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Four types of analogies are recommended as part of synectics: personal analogies, in which individu- als try to identify themselves as the problem (“If I were the problem, how would I feel, what would I like, what could satisfy me?”); direct analogies, in which individuals apply facts, technology, and com- mon experience to the problem (e.g., Brunel solved the problem of underwater construction by watching a shipworm tunneling into a tube); symbolic analo- gies, in which symbols or images are imposed on the problem (e.g., modeling the problem mathematically or diagramming the process flow); and fantasy analogies, in which individuals ask the question “In my wildest dreams, how would I wish the problem to be resolved?” (e.g., “I wish all employees would work with no supervision.”).

curved lines. Similarly, D is the only one with one curved and one straight line, and E is the only figure that is nonsymmetrical or partial. The point is, there can often be more than one problem definition, more than one right answer, and more than one perspective from which to view a problem.

Another way to elaborate definitions is to use a question checklist. This is a series of questions designed to help individuals think of alternatives to their accepted definitions. Several creative managers have shared with us some of their most fruitful ques- tions, such as:

Is there anything else? Is the reverse true? Is this a symptom of a more general problem? Who sees it differently?

Elaborate on the Definition

There are a variety of ways to enlarge, alter, or replace a problem definition once it has been specified. One way is to force yourself to generate at least two alter- native hypotheses for every problem definition; that is, specify at least two plausible definitions of the problem in addition to the one originally accepted. Think in plural rather than singular terms. Instead of asking, “What is the problem?” “What is the meaning of this?” “What will be the result?”, ask instead questions such as: “What are the problems?” “What are the meanings of this?” “What will be the results?”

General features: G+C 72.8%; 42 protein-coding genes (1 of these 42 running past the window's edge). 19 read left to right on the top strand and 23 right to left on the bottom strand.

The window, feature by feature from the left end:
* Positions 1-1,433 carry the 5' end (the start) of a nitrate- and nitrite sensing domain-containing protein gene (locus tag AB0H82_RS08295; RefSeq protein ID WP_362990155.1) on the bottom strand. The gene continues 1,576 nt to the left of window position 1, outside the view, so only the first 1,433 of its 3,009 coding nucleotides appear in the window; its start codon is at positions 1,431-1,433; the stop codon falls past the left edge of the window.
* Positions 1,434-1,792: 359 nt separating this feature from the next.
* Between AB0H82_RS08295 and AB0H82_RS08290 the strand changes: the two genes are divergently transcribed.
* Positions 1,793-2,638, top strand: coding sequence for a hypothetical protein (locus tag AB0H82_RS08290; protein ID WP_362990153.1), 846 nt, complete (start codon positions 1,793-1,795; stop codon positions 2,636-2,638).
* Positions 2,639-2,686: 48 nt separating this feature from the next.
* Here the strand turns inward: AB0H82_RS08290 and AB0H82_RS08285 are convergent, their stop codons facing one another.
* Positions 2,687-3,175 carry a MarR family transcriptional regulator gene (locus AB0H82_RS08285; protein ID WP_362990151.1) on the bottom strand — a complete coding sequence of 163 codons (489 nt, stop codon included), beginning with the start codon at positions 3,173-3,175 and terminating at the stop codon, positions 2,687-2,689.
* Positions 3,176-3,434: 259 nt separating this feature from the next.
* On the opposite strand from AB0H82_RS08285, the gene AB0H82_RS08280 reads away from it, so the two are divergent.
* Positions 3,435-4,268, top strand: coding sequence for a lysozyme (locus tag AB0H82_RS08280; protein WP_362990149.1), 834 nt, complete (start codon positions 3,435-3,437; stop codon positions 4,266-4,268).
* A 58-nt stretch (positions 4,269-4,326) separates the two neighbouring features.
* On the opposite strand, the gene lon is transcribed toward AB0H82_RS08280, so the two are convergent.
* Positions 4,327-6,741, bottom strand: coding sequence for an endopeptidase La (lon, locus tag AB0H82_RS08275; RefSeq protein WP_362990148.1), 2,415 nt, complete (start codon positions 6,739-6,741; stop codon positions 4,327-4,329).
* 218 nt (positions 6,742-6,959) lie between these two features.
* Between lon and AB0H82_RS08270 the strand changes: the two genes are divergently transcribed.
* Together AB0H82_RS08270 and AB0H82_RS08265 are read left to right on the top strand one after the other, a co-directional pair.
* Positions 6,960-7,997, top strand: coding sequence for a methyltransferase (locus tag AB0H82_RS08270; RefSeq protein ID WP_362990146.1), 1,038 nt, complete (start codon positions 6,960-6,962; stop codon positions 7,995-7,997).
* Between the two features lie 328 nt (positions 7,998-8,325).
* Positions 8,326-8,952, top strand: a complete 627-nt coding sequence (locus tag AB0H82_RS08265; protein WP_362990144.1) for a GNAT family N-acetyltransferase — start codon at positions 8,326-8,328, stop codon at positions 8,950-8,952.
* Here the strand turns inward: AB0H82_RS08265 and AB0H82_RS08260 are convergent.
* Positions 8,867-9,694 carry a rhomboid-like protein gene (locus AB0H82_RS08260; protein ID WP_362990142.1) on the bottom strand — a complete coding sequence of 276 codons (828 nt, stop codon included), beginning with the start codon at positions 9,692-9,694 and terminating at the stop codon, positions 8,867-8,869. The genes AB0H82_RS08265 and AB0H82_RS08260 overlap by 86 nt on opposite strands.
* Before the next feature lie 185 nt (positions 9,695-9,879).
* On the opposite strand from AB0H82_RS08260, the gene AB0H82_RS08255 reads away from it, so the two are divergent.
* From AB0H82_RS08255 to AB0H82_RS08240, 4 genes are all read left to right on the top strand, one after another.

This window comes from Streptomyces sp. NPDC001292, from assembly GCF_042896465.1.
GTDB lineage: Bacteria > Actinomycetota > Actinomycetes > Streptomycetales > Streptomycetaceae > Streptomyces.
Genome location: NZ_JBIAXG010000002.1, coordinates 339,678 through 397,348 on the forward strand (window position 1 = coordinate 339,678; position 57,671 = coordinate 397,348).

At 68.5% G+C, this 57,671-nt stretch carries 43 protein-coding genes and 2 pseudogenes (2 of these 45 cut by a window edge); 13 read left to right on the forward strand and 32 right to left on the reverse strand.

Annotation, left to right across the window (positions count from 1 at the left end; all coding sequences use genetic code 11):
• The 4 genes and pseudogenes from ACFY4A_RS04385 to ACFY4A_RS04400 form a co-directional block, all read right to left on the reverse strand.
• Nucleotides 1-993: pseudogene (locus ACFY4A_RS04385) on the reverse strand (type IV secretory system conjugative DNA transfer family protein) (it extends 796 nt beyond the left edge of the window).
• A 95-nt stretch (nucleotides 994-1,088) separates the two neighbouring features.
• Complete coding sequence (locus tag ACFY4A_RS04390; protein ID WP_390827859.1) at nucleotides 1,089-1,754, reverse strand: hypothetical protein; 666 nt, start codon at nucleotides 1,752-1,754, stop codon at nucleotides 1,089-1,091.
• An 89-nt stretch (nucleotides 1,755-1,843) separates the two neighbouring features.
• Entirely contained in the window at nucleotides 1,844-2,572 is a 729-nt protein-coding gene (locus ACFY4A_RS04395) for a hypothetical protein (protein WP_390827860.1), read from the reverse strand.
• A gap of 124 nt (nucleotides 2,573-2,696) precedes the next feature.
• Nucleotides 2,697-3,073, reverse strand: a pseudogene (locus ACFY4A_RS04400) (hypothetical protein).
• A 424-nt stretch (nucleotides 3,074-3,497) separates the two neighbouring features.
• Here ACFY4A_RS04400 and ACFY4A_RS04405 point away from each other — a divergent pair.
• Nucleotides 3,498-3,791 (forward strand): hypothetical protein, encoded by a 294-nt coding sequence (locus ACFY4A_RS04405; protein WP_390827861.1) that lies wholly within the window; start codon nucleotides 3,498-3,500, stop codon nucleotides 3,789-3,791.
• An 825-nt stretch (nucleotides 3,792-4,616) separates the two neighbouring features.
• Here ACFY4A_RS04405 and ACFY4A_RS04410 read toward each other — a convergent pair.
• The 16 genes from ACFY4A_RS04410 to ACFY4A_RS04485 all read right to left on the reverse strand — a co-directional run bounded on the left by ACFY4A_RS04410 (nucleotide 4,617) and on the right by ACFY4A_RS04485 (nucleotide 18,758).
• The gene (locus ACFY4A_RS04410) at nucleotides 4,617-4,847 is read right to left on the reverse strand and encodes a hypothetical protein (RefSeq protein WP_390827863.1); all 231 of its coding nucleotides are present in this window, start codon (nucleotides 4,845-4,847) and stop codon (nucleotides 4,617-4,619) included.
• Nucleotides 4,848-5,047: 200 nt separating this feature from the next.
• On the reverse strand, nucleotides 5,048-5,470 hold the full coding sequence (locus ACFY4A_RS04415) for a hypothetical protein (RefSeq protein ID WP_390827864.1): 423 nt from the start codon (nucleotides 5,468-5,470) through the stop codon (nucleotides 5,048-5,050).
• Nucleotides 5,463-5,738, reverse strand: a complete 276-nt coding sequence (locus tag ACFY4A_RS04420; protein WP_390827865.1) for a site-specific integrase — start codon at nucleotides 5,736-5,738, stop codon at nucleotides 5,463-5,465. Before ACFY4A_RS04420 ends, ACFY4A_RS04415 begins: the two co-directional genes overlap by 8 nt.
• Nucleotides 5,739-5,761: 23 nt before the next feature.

Nickerson (1999) reported an oft-used acronym— SCAMPER—designed to bring to mind questions hav- ing to do with Substitution, Combination, Adaptation, Modification (Magnification/Minimization), Putting to other uses, Elimination, and Rearrangement.

As an exercise, take a minute now to think of a problem you are currently experiencing. Write it down so it is formally defined. Now manipulate that defini- tion by answering the four questions in the checklist. If you can’t think of a problem, try the exercise with this one. Select one of the three words. “I am not as attrac- tive/intelligent/creative as I would like to be.”

As an example, look at Figure 9. Select the figure that is different from all the others.

A majority of people select B first. If you did, you’re right. It is the only figure that has all straight lines. On the other hand, quite a few people pick A. If you are one of them, you’re also right. It is the only fig- ure with a continuous line and no points of disconti- nuity. Alternatively, C can also be right, with the ratio- nale that it is the only figure with two straight and two

Reverse the Definition

A third tool for improving and expanding problem def- inition is to reverse the definition of the problem. That is, turn the problem upside down, inside out, or back to front. Reverse the way in which you think of the problem. For example, consider the following problem:

Figure 9

The Five-Figure Problem

Of the five figures below, select the one that is different from all of the others.








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